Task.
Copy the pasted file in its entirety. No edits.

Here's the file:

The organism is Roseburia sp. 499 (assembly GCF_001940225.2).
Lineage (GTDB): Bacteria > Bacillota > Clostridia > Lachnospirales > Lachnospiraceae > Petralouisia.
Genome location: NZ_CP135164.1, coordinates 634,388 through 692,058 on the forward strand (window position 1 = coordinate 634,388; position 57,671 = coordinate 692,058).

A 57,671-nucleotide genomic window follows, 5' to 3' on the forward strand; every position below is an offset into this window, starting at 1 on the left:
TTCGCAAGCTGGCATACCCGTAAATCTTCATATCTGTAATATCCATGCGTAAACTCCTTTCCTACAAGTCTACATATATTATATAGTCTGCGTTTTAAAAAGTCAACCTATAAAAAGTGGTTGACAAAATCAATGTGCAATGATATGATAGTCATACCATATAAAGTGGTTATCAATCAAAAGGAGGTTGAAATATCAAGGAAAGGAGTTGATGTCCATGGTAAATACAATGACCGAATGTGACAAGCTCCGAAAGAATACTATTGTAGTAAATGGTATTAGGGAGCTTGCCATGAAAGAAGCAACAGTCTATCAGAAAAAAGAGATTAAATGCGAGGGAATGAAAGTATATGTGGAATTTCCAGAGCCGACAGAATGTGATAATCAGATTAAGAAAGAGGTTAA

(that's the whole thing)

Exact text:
The organism is Roseburia sp. 499 (assembly GCF_001940225.2).
Lineage (GTDB): Bacteria > Bacillota > Clostridia > Lachnospirales > Lachnospiraceae > Petralouisia.
Genome location: NZ_CP135164.1, coordinates 634,388 through 692,058 on the forward strand (window position 1 = coordinate 634,388; position 57,671 = coordinate 692,058).

A 57,671-nucleotide genomic window follows, 5' to 3' on the forward strand; every position below is an offset into this window, starting at 1 on the left:
TTCGCAAGCTGGCATACCCGTAAATCTTCATATCTGTAATATCCATGCGTAAACTCCTTTCCTACAAGTCTACATATATTATATAGTCTGCGTTTTAAAAAGTCAACCTATAAAAAGTGGTTGACAAAATCAATGTGCAATGATATGATAGTCATACCATATAAAGTGGTTATCAATCAAAAGGAGGTTGAAATATCAAGGAAAGGAGTTGATGTCCATGGTAAATACAATGACCGAATGTGACAAGCTCCGAAAGAATACTATTGTAGTAAATGGTATTAGGGAGCTTGCCATGAAAGAAGCAACAGTCTATCAGAAAAAAGAGATTAAATGCGAGGGAATGAAAGTATATGTGGAATTTCCAGAGCCGACAGAATGTGATAATCAGATTAAGAAAGAGGTTAA